Monday, November 5, 2012

Last sort of long run...

I went out for a little run this evening. My first mile was with my wife. We ran and walked a little. When we got to the mile mark, she turned around and ran back home and I continued on.

My original plan was to replicate the route I'd taken for each of my laps during my 50K last Tuesday, but I made a few alterations to it along the way. I'd hate to get in a rut. I enjoyed most of the run. My only concern was the ache in my injured shoulder that started around the six mile mark. It would not be good if that happened Friday. Ugh! No time to think and worry about that.

I plan to run a 5K tomorrow for the run4nyc fundraiser and then call it good till Friday morning at 5:00 when I start my 100-miler. Be sure to join my Facebook group if you want updates throughout my run. (7.44 miles @ 9:50)

Saturday, November 3, 2012

Run for NYC...

Join the run4nyc virtual marathon, half marathon or 5K for fun. You have a week to run your distance and enter a time. Give to help those hurt by Sandy's fury. 100% of proceeds go to the American National Red Cross relief fund. Thanks to the founders of dailymile for setting this up!

Less rest than expected...

I was at the grocery store this afternoon when Brandon's wife said hi and mentioned that he and Dan M. were leaving on a ride. I jumped in my car and drove home quickly. I called Dan's cell and caught him. They were less than a mile away. They'd come back and get me.

I dressed quickly, aired up the tires on my long-neglected road bike and opened the garage door just as the two of them were pulling up. I was excited.

We left town headed north. The wind was blowing fairly hard in our faces as we headed up Highway 281. We talked incessantly as we cruised along. We had a lot of catching up to do. The last time I was on my road bike was September 8. It might have been longer than that ago that the three of us were together.

We got to Iuka, rode through town, then headed east. Dan took off as we were rounding a curve. When we caught up with him at the Evergreen Rest Area, he was fixing his shifter cable. It had broken and he was getting the bike into a gear he could manage better. When he was done, we headed back the way we'd come.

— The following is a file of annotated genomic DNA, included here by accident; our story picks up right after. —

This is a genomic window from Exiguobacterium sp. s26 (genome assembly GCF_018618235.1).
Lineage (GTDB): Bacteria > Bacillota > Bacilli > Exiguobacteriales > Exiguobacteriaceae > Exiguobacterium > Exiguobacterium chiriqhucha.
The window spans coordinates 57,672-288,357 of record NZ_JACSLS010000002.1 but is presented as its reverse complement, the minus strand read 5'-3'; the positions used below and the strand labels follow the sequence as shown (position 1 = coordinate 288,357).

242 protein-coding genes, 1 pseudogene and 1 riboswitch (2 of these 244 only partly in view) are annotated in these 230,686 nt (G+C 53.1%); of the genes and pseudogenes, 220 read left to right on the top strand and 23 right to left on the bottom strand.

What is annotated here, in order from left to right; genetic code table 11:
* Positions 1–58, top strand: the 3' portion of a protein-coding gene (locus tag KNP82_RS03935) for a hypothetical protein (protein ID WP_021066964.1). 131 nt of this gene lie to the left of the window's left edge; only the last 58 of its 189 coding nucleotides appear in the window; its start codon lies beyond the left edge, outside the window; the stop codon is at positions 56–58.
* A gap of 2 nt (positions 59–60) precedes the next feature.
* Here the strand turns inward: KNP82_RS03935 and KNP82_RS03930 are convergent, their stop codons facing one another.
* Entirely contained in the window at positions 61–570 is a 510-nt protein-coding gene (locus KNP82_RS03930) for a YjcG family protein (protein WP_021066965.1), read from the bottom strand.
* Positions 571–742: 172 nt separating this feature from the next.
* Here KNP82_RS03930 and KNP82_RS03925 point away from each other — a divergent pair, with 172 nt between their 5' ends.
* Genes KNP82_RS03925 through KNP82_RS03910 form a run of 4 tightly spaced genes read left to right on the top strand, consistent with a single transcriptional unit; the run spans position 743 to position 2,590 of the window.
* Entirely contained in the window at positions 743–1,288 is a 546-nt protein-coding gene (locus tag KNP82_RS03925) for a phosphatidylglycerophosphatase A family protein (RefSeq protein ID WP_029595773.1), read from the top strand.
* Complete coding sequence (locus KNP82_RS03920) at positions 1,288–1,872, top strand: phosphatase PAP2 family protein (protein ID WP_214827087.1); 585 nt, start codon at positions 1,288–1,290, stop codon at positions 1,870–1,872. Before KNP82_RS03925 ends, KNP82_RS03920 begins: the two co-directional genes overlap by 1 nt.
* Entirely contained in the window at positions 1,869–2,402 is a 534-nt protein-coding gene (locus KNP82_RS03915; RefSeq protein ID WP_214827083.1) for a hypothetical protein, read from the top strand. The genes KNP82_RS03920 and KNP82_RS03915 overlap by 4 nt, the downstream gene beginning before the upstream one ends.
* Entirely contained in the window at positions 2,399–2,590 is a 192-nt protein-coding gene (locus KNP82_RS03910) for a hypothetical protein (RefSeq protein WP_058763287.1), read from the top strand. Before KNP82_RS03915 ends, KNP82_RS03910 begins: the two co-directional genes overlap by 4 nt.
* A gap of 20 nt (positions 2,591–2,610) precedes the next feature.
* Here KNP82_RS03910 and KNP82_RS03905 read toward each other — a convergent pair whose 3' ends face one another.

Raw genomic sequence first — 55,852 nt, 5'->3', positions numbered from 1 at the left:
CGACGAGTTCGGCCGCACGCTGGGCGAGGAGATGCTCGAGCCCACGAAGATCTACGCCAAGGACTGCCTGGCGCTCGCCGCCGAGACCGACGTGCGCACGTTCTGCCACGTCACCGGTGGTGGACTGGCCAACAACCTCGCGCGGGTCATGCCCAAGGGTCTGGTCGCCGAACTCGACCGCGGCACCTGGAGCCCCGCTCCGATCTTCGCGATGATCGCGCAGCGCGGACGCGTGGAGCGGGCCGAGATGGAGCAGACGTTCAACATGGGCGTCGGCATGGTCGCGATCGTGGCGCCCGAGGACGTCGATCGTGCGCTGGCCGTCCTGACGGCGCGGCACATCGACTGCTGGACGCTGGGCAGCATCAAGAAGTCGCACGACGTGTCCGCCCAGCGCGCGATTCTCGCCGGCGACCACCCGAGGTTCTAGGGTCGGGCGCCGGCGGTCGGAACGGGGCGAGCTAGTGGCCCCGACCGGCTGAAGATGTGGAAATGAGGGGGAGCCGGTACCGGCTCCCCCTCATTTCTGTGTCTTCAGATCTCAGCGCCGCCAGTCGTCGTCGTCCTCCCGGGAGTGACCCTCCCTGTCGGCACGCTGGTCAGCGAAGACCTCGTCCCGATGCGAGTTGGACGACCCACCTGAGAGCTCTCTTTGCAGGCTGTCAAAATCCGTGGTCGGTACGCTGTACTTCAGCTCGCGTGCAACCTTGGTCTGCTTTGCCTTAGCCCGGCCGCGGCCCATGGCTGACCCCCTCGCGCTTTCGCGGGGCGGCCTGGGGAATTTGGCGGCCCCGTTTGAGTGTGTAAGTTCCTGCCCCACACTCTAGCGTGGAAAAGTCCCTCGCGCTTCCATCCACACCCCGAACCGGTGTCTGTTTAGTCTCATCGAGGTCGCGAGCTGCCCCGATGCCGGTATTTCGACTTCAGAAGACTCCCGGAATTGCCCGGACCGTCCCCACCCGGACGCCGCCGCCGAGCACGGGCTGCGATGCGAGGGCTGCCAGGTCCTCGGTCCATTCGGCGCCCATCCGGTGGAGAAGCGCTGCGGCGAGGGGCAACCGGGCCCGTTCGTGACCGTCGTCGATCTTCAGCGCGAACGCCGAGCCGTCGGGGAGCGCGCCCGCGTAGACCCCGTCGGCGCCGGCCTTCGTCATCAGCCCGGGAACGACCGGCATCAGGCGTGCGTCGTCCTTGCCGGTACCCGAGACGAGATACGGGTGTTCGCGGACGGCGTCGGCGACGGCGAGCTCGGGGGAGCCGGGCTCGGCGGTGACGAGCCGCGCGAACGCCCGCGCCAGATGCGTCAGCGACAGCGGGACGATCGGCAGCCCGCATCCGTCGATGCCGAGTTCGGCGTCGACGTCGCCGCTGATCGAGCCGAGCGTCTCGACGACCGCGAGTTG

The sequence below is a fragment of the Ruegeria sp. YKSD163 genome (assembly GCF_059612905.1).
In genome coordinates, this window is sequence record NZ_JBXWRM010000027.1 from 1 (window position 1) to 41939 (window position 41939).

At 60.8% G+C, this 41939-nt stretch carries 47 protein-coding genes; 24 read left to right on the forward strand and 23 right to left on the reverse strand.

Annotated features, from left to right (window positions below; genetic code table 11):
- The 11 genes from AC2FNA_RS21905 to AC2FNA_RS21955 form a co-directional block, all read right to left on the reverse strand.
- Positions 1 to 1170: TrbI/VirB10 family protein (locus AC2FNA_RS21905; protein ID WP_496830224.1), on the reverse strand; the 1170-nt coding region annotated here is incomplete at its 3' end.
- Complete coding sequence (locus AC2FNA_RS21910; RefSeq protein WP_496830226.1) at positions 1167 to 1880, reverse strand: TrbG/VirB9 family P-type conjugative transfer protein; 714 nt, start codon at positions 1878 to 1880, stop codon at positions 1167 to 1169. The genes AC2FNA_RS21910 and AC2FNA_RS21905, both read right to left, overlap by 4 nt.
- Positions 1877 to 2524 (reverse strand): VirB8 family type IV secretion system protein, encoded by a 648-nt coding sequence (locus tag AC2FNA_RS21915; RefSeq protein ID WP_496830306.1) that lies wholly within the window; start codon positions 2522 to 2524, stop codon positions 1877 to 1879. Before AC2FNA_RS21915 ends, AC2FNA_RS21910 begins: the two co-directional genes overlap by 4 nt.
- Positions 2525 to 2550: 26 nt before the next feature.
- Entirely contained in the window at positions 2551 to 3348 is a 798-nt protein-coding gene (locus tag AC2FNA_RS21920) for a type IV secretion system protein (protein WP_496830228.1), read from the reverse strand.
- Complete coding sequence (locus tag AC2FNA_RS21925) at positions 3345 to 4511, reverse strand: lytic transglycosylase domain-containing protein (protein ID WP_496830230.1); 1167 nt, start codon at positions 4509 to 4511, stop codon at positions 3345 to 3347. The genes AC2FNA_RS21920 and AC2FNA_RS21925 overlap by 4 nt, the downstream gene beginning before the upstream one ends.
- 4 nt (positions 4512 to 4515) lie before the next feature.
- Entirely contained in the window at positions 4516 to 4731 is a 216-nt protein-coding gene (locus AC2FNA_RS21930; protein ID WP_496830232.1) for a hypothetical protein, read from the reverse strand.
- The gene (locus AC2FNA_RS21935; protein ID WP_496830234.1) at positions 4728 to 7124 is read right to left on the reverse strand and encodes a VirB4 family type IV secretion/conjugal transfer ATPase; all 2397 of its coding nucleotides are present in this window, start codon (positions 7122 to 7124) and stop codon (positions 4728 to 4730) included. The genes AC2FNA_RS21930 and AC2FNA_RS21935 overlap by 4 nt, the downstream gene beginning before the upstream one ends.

The way home was much more enjoyable. The wind was at our backs. We talked as we sped along. When we were back on 281, we mashed the pedals harder so that Brandon could get his average up. I slotted in behind Dan and held on. Our average started to climb. By the time we passed BTI, it was up where Brandon wanted. We pressed on and brought it up more.

The speedfest lasted until we turned onto Maple. Then it was back to conversational pace. Brandon turned left at Stout. Dan and I turned right. We chatted as we rode down to School, then east toward our houses. Dan peeled off at Edgeford and I turned into my driveway. (21.42 miles @ 16.5mph)

My wife was home from working at the school when I got off my bike. She wanted to go for a run, so I changed clothes. We walked around the block, then started to run. We ran and walked on and off for a little over a mile, then turned around and ran back the way we'd come. We walked our cool down. We were done. (2.13 miles @ 12:02)

Sweat and snot be gone...

If you've been running or cycling for long, you've had to deal with sweat in your eyes on hot days or snot dripping from your nose when the temperature dips. Sometimes both hit in the same workout. Wiping it away with your bare hand or the inside of your jersey works, but it's not the most pleasant thing.

Enter the Handana. This handy piece of athletic gear fits like a fingerless glove and grabs a hold of perspiration and nasal drainage better than terry cloth. One swipe of the Handana across your forehead and the sweat's gone. Rub it under your nose and you're all clean.

Are there other solutions to these problems? Of course. The Handana is just one option. Is it better than others. It depends on your preference. I personally do not like having a sweatband on my head, so the Handana works well for me. It takes care of things more efficiently than the small swatch of terry cloth on my cycling gloves.

GIVEAWAY: J.P. Harvey won a red Handana on Thursday, Novemeber 8, at 5:00am. A big thank you goes to Katie at Handana for making this giveaway possible.

Friday, November 2, 2012

Shake out...

Nice and easy. That's what I've got to do for the next week as I wait for the Run for Missions 100-miler to come around. Nothing terribly strenuous or difficult.

I loped around town turning this way and that as it fancied me. I was going to run out on Lake Road, but quickly realized I probably didn't have time to do that. I wandered instead. I saw two or three runners and about the same number of walkers. I was barked at vigorously at least once.

Nothing terribly exciting here. I ran by the courthouse to see what the hours for advanced voting are. I thought they were posted on the door. They weren't. I guess I'll have to call later. I've already voted. I'm checking for my wife.

I ran back home from the courthouse. Nothing hurts more than normal. I'm just a little sweaty. I'm headed to the shower before my daughter takes all the hot water. (4.28 miles in 40:32)